Zanpod Feed Case Study

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Monday, Feb. 05, 1996 ZIPPED LIPS By Barbara Ehrenreich TIME Magazine EARLIER THIS MONTH A FELLOW NAMED SAM YOUNG was fired from his grocery-store job for wearing a Green Bay Packers T shirt. All right, this was Dallas, and it was a little insensitive to flaunt the enemy team's logo on the weekend of the N.F.C. championship game, but Young was making the common assumption that if you stay away from obscenity, libel or, perhaps in this case, the subject of groceries, it is a free country, isn't it? Only problem was he had not read the First Amendment carefully enough: it says government cannot abridge freedom of expression. Private employers can, on a whim, and they do so every day. On Jan. 10, for instance, a Peoria, Illinois, man was…show more content…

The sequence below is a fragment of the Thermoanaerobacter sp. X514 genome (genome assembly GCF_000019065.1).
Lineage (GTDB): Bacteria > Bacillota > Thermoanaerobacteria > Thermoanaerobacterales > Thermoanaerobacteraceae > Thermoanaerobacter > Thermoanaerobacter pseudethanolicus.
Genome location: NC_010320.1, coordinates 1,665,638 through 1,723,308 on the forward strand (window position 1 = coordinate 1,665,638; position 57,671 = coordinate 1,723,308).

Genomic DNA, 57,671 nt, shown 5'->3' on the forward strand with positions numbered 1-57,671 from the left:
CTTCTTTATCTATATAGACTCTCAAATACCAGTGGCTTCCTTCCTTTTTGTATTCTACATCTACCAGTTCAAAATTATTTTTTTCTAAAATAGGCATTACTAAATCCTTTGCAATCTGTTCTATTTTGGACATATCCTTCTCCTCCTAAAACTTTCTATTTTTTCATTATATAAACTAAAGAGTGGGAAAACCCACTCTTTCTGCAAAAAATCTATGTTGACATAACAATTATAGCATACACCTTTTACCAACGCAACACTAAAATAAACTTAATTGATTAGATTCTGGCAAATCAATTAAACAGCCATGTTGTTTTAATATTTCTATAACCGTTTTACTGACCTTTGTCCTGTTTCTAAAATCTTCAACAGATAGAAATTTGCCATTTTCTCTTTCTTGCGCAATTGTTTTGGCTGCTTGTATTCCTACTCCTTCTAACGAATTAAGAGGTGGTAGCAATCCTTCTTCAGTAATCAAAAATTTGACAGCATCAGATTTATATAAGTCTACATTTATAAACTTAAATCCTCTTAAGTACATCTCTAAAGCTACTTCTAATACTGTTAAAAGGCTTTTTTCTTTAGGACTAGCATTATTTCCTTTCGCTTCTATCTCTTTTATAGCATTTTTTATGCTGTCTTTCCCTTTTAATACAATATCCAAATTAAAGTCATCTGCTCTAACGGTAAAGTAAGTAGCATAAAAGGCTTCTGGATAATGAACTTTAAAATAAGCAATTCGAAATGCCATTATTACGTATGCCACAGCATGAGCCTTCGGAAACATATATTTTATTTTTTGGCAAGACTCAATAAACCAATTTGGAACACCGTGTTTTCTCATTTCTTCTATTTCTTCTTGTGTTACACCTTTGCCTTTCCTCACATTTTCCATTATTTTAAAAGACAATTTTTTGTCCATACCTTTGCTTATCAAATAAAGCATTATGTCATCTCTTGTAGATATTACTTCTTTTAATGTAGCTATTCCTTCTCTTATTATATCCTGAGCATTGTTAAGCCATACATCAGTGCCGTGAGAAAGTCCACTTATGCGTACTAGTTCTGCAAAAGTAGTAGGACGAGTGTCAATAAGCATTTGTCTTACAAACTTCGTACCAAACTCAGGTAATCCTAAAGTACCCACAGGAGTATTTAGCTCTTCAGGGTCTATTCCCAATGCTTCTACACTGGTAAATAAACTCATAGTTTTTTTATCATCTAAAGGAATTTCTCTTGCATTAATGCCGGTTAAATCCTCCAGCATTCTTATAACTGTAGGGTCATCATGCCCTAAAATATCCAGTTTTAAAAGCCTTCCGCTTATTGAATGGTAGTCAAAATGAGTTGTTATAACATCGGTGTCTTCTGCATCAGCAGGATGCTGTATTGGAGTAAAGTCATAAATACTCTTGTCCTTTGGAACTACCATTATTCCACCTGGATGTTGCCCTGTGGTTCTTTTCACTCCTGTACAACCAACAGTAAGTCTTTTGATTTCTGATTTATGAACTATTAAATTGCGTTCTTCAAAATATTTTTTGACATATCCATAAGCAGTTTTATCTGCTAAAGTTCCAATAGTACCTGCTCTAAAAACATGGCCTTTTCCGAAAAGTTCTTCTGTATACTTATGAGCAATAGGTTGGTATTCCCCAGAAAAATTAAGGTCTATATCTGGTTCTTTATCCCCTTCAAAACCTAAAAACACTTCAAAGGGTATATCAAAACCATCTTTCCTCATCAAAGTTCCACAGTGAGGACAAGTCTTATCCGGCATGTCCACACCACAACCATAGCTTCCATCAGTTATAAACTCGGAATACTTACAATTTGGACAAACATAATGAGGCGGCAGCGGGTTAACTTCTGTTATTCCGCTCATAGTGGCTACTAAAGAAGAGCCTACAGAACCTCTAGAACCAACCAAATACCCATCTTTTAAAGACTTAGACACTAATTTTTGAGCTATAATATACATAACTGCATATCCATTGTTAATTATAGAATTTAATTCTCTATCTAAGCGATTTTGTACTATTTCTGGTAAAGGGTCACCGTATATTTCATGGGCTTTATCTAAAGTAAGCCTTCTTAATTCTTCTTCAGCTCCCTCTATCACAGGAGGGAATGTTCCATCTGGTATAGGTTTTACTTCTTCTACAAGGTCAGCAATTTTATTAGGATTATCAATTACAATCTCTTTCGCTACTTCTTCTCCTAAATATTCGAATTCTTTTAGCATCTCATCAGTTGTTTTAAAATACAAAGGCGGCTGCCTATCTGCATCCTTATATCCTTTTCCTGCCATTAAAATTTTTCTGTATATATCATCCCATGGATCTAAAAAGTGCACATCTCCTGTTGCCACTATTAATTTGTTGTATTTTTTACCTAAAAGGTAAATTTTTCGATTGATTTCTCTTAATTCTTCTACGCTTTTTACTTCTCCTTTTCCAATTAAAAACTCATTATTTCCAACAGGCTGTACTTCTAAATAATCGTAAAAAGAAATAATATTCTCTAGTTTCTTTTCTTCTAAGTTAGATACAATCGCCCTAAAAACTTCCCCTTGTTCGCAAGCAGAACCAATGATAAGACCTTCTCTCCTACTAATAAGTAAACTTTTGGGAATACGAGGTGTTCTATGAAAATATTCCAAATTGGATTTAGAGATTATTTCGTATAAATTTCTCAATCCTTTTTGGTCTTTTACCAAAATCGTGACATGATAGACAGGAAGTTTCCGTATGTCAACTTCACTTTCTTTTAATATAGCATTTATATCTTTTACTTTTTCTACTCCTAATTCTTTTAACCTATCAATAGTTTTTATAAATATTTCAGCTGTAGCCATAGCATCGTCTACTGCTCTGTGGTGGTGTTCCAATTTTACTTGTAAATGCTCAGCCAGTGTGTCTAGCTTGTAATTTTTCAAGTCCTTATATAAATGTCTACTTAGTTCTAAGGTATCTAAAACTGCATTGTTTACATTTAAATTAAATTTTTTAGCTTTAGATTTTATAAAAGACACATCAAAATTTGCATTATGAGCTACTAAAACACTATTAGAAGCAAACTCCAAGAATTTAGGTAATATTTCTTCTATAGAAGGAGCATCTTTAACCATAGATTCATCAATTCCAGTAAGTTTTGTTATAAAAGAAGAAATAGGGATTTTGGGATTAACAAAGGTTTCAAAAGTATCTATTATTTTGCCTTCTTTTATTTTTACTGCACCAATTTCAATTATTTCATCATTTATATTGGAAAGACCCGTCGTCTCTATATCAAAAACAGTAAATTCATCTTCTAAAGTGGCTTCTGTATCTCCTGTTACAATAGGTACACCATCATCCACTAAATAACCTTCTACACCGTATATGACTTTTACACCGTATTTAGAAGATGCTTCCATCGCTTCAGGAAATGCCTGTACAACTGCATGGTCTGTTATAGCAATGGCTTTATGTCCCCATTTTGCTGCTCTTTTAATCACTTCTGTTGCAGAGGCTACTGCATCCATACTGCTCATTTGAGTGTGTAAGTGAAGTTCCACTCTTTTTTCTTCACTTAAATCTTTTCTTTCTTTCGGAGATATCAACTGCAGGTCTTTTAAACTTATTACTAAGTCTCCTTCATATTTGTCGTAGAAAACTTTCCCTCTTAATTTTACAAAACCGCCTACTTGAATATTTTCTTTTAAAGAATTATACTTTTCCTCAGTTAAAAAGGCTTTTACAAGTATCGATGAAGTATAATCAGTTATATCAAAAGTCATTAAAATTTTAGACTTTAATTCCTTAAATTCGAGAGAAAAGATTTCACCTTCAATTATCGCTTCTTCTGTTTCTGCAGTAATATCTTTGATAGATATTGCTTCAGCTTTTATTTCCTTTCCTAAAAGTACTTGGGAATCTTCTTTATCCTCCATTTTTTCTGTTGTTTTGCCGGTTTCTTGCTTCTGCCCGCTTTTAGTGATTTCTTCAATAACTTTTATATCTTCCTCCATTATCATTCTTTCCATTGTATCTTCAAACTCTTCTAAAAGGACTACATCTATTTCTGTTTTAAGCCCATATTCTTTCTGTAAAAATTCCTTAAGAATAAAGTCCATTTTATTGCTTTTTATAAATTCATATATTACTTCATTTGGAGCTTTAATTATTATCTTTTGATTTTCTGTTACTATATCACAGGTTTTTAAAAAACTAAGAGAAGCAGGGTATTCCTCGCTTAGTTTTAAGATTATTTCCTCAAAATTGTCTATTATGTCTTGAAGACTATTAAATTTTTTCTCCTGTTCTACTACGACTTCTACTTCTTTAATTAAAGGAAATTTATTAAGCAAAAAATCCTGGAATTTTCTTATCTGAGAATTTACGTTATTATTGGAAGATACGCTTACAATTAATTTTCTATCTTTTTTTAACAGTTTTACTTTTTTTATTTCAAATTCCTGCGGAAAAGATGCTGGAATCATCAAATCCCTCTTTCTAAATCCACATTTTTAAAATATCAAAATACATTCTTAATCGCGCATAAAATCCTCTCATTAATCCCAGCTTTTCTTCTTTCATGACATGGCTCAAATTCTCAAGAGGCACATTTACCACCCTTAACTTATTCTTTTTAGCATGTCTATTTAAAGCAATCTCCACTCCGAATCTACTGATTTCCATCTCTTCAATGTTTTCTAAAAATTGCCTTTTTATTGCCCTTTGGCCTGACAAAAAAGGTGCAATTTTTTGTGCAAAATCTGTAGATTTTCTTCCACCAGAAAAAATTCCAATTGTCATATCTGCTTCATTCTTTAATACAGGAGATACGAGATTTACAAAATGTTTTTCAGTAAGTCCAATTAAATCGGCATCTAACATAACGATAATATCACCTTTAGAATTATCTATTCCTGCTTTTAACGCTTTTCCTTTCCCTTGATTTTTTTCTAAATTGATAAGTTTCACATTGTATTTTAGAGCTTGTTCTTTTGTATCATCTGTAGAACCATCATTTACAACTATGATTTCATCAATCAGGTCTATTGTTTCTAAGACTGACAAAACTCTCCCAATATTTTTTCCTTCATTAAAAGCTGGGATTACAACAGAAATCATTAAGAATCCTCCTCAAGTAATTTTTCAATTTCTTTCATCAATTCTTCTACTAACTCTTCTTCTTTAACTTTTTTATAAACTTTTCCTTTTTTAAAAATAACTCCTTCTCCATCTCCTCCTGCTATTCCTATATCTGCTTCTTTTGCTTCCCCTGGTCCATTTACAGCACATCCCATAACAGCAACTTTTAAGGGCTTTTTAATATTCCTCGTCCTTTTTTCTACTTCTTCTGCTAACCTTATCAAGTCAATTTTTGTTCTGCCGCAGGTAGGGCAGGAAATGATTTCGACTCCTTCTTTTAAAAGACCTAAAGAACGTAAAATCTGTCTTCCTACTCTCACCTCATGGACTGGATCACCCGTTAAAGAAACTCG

Unless their contract says otherwise, they can be fired "for any reason or no reason"--except when the firing can be shown to be discriminatory on the basis of race, sex or religion. In addition, a few forms of "speech," such as displaying a union logo, are protected by the National Labor Relations Act, and the courts may decide this makes Caterpillar's crackdown illegal. But the general assumption is, any expansion of workers' rights would infringe on the apparently far more precious right of the employer to fire "at will." So the lesson for America's working people is: If you want to talk, be prepared to walk. Obviously there are reasonable restrictions on an employee's freedom of speech. A switchboard operator should not break into Tourette's-like torrents of profanity; likewise, professors probably should be discouraged from screaming at students or presenting their loopier notions as historical fact. But it's hard to see how a Green Bay Packers T shirt could interfere with the stocking of Pop-Tarts or how a union sticker would slow the tightening of a tractor's axle. When employers are free to make arbitrary and humiliating restrictions, we're saying democracy ends, and dictatorship begins, at the factory

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